Current state of malicious Powershell script blocking

Discussion in 'other anti-virus software' started by itman, Aug 9, 2017.

  1. itman

    itman Registered Member

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    The above posting leads into something I have been "pondering." How about Microsoft via Windows Defender Exploit Guard create mitigation policies in regards to PowerShell use? Namely the ability to set ExecutionPolicy level and disable the use of Invoke-Expression?
     
  2. Sampei Nihira

    Sampei Nihira Registered Member

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    In the Advanced section of OSA there is a rule to mitigate IEX:

    Immagine.jpg
     
  3. itman

    itman Registered Member

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    Interesting.

    Assumed it is scanning the command line for Invoke-Expression, IEX, etc.. This also implies other like security software e.g. AppGuard might have like capability. Also possibly some HIPS, but they would need the capability to scan the entire command line and recognize parameters. Many don't have such capability. Also ask the developer if he can detect like activity if done via a WMI command event? Doubtful I would think. Finally if OSA is using PostCommandLookupAction as noted in the above linked TechNet article, it can be bypassed.

    Ask the developer to add like capability to set ExecutionPolicy to "Constrained Language" mode. Should be doable since OSA is policy based software. This alone will prevent most .Net features from functioning via Powershell.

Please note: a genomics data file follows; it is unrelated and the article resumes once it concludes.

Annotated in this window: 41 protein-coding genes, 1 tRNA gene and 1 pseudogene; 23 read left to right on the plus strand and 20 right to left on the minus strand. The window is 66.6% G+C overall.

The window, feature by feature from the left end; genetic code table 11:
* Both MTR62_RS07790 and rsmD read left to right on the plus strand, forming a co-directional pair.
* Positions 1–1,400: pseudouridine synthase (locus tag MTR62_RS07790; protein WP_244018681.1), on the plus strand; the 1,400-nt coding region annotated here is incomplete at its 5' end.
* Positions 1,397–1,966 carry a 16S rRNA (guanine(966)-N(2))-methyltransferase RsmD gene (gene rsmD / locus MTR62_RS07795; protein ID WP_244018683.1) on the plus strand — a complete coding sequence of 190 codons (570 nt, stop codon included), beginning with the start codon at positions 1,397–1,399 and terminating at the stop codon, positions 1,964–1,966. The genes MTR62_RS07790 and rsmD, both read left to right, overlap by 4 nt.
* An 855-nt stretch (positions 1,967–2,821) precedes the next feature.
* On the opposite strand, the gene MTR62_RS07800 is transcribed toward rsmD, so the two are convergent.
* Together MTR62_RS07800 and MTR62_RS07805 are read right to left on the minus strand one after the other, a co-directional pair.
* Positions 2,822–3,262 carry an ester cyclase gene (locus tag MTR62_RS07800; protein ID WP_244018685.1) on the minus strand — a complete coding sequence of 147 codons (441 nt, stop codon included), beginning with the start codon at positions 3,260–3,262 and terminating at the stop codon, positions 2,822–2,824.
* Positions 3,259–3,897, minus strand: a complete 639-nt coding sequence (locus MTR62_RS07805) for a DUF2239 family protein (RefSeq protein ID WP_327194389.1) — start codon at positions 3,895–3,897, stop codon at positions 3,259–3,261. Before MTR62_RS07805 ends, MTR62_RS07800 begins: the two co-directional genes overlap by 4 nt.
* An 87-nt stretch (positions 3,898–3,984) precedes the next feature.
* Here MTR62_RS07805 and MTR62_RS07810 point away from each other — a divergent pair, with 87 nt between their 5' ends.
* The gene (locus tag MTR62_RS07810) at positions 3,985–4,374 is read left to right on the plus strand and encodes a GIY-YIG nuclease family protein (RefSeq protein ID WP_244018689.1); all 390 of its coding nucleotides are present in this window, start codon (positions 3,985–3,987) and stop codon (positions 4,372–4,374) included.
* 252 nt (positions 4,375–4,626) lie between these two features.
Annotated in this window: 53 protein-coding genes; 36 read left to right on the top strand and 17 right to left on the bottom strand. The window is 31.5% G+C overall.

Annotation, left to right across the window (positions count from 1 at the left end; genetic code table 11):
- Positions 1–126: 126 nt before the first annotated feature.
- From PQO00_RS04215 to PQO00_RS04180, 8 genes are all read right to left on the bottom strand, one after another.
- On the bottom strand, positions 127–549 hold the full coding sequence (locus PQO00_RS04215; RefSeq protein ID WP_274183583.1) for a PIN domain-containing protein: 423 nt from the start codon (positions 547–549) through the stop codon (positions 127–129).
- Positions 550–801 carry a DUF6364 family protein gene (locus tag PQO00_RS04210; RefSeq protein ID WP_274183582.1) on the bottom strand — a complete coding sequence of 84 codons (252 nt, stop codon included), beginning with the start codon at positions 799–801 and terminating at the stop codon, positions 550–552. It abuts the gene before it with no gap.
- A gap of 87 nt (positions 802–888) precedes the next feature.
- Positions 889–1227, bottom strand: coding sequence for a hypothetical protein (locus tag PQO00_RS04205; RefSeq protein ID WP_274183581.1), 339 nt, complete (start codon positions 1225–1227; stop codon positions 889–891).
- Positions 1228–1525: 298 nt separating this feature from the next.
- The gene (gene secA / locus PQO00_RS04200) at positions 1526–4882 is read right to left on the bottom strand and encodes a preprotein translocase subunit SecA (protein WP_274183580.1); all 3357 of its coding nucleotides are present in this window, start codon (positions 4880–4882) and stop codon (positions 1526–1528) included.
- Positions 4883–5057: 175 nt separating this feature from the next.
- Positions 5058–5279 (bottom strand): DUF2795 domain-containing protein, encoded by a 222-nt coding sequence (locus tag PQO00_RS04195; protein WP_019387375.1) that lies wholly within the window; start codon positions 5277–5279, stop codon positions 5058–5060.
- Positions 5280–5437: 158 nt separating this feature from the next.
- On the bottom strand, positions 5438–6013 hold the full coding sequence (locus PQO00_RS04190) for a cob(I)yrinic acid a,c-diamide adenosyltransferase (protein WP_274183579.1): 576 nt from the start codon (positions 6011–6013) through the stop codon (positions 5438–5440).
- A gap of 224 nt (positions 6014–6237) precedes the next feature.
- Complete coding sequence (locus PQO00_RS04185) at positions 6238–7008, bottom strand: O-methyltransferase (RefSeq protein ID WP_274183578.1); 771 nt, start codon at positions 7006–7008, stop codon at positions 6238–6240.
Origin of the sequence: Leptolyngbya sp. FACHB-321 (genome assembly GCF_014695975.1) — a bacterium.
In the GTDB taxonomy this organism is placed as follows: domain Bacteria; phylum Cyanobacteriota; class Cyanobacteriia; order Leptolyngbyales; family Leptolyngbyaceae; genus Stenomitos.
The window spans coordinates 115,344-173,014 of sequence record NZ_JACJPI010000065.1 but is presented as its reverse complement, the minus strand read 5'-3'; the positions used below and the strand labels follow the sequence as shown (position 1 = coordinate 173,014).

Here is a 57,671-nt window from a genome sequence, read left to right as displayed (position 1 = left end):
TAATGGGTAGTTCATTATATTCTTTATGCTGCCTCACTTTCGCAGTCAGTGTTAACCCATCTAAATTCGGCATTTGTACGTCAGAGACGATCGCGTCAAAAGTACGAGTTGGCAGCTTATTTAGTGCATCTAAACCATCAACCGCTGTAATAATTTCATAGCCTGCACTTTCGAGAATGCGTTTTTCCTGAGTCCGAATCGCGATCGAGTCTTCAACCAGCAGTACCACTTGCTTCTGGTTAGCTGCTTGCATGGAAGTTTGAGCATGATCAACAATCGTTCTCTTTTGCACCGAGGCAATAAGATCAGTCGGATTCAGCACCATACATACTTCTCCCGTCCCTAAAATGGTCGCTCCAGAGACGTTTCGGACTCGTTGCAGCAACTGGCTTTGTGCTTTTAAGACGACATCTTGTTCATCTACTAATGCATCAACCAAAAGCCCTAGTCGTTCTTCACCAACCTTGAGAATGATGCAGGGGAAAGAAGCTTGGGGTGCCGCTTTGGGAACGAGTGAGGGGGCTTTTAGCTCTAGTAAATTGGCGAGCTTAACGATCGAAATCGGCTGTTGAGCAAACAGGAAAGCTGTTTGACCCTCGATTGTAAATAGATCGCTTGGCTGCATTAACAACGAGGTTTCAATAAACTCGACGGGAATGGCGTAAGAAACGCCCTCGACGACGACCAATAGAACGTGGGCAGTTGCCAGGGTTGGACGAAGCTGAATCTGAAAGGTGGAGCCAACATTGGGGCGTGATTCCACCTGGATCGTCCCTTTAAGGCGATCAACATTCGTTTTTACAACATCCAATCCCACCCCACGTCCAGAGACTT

Finally, blocking IEX usage via command line is great, but malware can execute the same PowerShell .Net based assemblies and functions via a .exe.
     
    Last edited: Feb 4, 2018
  4. itman

    itman Registered Member

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  5. mood

    mood Updates Team

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    Yes, it is doing it (it monitors processes, parent processes & command-lines). Regarding PowerShell it also blocks "ExecutionPolicy Bypass"
    Collection of available PowerShell/WMI-options:
    [X] Prevent PowerShell from using Invoke-Expression via cmdline
    [X] Block execution of Windows PowerShell
    [X] Block execution of .ps1 (PowerShell) scripts
    [X] Block "ExecutionPolicy Bypass" on command-line (PowerShell)
    [X] Block "WindowStyle Hidden" on command-line (PowerShell)
    [X] Block ShellExecute\Start-Process in PowerShell cmdline

    [X] Block execution of PowerShell malformed commands
    [X] Block execution of PowerShell encoded commands
    [X] Prevent regsvr32.exe from using /i:Powershell

    WMI:
    [X] Prevent WMIC from using "process call create" via cmdline
    [X] Block any process executed from wmic.exe
    [X] Block any process executed from wmicprvse.exe
     
  6. Sampei Nihira

    Sampei Nihira Registered Member

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    Probably the monitoring function sought could be included in the rules below:

    Immagine.jpg

    But you should ask the developer directly.:thumb:
     
  7. shmu26

    shmu26 Registered Member

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    @Sampei Nihira why don't you post this idea in the OSA thread?
    I kind of doubt it can be done, because I don't think that OSA modifies Windows policies, but maybe I will be pleasantly surprised.
     
  8. Sampei Nihira

    Sampei Nihira Registered Member

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    :)

    In my opinion, the Developer already has a lot of work to do.***
    For me it should be itman himself if he is interested in asking this question.
    At least this is the mentality of us Italians.
    Thanks for the consideration.
    :thumb:;)

    P.S. *** And also apparently of our French cousins (see comment Cruelsister).
     
    Last edited: Feb 5, 2018
  9. itman

    itman Registered Member

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    Dnx.exe can be used to bypass Device Guard as noted below:
    Note that Device Guard gives many of the same mitigations in regards to Powershell as AppLocker:
    https://enigma0x3.net/2016/11/17/bypassing-application-whitelisting-by-using-dnx-exe/